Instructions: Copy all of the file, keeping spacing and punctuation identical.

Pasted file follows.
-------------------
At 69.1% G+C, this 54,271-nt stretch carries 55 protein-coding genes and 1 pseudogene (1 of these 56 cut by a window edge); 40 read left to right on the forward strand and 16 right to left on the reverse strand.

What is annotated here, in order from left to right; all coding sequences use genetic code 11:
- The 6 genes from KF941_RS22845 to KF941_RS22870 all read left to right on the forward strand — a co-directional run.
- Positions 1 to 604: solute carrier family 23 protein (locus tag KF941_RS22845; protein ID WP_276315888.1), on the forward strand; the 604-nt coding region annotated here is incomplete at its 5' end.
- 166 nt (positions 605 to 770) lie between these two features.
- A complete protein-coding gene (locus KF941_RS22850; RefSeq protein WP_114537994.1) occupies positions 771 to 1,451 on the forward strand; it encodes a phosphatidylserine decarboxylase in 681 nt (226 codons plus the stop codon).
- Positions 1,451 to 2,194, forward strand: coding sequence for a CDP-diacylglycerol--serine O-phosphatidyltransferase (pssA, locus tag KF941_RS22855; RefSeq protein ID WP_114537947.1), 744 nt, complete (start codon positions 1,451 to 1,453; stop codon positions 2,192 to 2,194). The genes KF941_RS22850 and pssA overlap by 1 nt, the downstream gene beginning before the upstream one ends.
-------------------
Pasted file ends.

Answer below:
At 69.1% G+C, this 54,271-nt stretch carries 55 protein-coding genes and 1 pseudogene (1 of these 56 cut by a window edge); 40 read left to right on the forward strand and 16 right to left on the reverse strand.

What is annotated here, in order from left to right; all coding sequences use genetic code 11:
- The 6 genes from KF941_RS22845 to KF941_RS22870 all read left to right on the forward strand — a co-directional run.
- Positions 1 to 604: solute carrier family 23 protein (locus tag KF941_RS22845; protein ID WP_276315888.1), on the forward strand; the 604-nt coding region annotated here is incomplete at its 5' end.
- 166 nt (positions 605 to 770) lie between these two features.
- A complete protein-coding gene (locus KF941_RS22850; RefSeq protein WP_114537994.1) occupies positions 771 to 1,451 on the forward strand; it encodes a phosphatidylserine decarboxylase in 681 nt (226 codons plus the stop codon).
- Positions 1,451 to 2,194, forward strand: coding sequence for a CDP-diacylglycerol--serine O-phosphatidyltransferase (pssA, locus tag KF941_RS22855; RefSeq protein ID WP_114537947.1), 744 nt, complete (start codon positions 1,451 to 1,453; stop codon positions 2,192 to 2,194). The genes KF941_RS22850 and pssA overlap by 1 nt, the downstream gene beginning before the upstream one ends.